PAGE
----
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Updated on September 15, 2022

Dental Emergency, No Insurance: How to Find Affordable Care

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What is a Considered a Dental Emergency?

A dental emergency involves either a worsening infection or trauma. These are dental issues that require immediate treatment.

Knowing how to quickly recognize these issues will help enable the best possible outcome.

dentist examining senior patient mouth

Dental Infections

Bacterial infections can begin within a tooth or in the tissues surrounding a tooth. 

Infections spread into the jawbone around the teeth regardless of where they begin. If these infections aren't treated promptly, they can spread into the tissues of the face and neck.

An emergency dentist will provide antibiotic therapy and address the cause of the infection with dental treatment. 

Infections that cause swelling inside or outside the mouth can be treated with: 

A spreading infection is dangerous anywhere in the human body. The unique danger of dental infections is their proximity to the airway and brain. 

In rare cases, dental infections can lead to death when left untreated.

Trauma

Dental trauma refers to mouth-related injuries. Injuries to the mouth can be painful and should receive immediate treatment.

Dental trauma can occur through:

  • Car accidents
  • Sports injuries
  • Physical conflicts 

Urgent dental care is necessary if an injury to the face breaks, moves, or knocks out a tooth.

A knocked-out tooth is the most urgent of these situations. When an entire tooth comes out, you have the chance of “saving” it by re-implanting it into the socket.

The sooner this occurs, the better your chance that it will be successful. 

Did you know dental savings plans are an affordable insurance alternative? Learn everything you need to know about dental savings plans.

Low-Cost Dental Care Options

If you lack dental insurance and need care, there are ways to receive dental treatment at reduced or no cost.

Here are some possible options to consider:

Dental Schools

Dental colleges offer dental treatment to patients at a fraction of the cost of private practice care. Dental students complete the treatment under the supervision of faculty.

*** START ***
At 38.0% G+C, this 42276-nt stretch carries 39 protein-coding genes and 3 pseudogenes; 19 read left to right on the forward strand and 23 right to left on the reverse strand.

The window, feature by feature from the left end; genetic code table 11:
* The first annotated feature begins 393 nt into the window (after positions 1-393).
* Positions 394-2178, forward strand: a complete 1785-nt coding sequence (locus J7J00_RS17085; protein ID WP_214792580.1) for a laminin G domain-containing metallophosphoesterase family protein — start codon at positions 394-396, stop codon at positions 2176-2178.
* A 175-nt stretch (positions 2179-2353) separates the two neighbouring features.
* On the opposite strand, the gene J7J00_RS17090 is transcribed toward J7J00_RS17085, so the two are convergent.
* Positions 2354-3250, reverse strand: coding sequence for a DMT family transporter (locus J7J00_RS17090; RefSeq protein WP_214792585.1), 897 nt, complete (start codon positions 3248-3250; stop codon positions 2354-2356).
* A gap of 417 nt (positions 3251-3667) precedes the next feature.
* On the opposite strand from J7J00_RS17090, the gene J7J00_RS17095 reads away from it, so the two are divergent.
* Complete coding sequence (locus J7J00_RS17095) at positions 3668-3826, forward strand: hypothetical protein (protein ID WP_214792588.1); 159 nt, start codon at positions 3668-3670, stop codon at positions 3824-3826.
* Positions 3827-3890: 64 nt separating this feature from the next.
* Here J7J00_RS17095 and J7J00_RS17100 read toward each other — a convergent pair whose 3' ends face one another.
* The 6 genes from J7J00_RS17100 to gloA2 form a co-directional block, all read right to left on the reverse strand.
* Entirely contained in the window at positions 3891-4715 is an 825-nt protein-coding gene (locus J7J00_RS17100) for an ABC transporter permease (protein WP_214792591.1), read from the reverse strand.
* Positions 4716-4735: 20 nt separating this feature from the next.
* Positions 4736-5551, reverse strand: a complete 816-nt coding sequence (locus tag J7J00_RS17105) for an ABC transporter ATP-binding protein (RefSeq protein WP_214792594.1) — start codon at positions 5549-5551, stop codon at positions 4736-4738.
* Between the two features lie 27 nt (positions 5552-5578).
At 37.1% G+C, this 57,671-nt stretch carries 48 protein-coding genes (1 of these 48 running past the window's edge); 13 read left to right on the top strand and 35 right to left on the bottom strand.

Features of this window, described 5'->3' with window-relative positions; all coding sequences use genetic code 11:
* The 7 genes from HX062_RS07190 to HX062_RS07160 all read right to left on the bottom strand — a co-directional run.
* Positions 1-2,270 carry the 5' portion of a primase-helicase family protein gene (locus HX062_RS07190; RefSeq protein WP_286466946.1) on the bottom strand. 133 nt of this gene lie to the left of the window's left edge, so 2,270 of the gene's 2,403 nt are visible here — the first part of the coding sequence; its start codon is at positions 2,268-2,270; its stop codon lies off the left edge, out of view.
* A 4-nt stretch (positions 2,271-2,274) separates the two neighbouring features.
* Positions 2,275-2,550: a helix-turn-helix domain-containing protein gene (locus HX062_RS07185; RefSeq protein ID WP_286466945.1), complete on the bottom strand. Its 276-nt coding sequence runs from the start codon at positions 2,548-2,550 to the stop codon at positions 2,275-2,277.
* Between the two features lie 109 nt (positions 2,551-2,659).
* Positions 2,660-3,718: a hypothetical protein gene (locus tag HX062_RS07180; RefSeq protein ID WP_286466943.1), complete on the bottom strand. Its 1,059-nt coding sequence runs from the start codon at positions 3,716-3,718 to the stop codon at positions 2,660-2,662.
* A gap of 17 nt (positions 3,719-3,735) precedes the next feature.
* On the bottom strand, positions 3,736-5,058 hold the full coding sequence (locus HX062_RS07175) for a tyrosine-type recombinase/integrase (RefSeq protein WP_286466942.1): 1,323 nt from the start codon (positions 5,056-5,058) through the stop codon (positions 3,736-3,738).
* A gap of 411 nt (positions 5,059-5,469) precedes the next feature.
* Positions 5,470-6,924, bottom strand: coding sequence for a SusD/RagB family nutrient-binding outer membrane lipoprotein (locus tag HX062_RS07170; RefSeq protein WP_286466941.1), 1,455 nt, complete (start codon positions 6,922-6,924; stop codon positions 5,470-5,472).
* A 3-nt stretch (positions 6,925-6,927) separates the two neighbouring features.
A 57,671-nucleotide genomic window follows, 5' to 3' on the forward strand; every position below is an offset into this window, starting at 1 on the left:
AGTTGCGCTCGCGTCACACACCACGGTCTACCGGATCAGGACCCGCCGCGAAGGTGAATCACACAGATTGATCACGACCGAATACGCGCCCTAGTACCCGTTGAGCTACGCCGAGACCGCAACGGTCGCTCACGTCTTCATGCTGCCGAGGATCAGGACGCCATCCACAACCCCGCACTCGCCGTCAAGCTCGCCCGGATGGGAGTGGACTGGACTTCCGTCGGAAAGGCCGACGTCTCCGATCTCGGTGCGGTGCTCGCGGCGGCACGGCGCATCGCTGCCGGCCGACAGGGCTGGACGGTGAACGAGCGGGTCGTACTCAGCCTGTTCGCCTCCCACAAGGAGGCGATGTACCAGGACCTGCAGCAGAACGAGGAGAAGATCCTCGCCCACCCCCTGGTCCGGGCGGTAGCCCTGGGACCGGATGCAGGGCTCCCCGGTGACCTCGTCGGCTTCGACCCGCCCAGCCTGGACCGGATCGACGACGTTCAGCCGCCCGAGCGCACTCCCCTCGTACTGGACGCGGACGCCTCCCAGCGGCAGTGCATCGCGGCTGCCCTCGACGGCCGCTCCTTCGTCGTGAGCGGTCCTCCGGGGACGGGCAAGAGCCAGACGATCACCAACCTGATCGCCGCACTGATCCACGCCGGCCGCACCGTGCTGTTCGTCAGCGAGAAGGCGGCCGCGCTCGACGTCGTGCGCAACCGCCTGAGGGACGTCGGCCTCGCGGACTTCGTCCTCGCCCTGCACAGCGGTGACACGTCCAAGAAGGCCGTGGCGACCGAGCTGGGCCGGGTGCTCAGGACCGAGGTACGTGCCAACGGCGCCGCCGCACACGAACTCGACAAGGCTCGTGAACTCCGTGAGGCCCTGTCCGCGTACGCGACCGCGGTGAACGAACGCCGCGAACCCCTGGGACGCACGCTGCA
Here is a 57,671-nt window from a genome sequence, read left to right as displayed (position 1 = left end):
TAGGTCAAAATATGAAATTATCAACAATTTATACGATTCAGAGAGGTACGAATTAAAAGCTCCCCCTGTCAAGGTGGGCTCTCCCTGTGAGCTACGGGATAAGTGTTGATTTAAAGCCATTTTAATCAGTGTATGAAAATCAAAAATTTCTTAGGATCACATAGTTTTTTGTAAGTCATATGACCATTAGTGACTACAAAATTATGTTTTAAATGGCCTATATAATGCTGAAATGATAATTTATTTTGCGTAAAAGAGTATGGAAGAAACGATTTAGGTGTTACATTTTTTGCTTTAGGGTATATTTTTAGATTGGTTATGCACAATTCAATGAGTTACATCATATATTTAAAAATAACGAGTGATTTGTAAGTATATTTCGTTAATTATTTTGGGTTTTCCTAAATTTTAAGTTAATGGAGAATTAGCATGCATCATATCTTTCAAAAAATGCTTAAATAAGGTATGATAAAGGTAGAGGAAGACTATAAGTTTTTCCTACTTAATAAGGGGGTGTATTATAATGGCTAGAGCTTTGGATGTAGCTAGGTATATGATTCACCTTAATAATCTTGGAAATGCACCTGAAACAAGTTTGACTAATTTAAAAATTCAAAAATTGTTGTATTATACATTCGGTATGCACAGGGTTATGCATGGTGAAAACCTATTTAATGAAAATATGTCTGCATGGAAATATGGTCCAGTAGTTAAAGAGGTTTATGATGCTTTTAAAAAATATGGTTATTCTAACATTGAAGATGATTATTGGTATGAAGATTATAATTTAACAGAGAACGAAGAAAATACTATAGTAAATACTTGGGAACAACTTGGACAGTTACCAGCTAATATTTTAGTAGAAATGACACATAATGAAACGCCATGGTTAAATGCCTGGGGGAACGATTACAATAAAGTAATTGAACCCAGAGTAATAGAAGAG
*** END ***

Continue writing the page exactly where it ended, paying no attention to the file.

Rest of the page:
Payment Plans

Many dental offices offer payment plans or financing options for expensive dental treatments. This allows you to make payments on your treatment over a selected length of time.

Government Dental Clinics

Most urban areas have dental clinics operating as public health services. These clinics offer low-cost treatment to patients who meet the clinic’s specific criteria.

Charity Dental Clinics

Many cities have charity clinics operated by nonprofits or churches. Dentists volunteer their time to treat patients for free.

Save money by reading our short article to discover the benefits of dental savings plans. Read Now.

Community or Charity Events

Various state dental associations host charity events. During these events, dentists come together to treat hundreds of patients within a single weekend.

Dental Plans

With a discount dental plan, you’ll pay a monthly or annual fee ($100 to $200) and save 10 to 60% on dental care.

What is not Considered a Dental Emergency?

Some situations don't require the attention of an emergency dentist:

  • Toothaches with no swelling 
  • Cracked or chipped teeth
  • Mouth sores
  • Bleeding gums

Over-the-counter (OTC) pain relievers can sometimes help relieve symptoms. If the condition isn't getting noticeably worse, it's likely not a dental emergency. Check with your dentist to be sure. 

How to Avoid a Dental Emergency

The only way to avoid a dental emergency due to infection is to regularly go to the dentist. They can catch dental problems before they become an emergency.

Some trauma is unavoidable, but you can prevent trauma from sports injuries by wearing an athletic mouth guard during contact sports. 

Dental Emergency FAQs

Can I go to the ER for a dental emergency?

You can visit the Emergency Room (ER) for a dental emergency. However, the ER will only be able to treat you if the underlying condition is health-related. The ER will bill you through your health insurance, not dental insurance.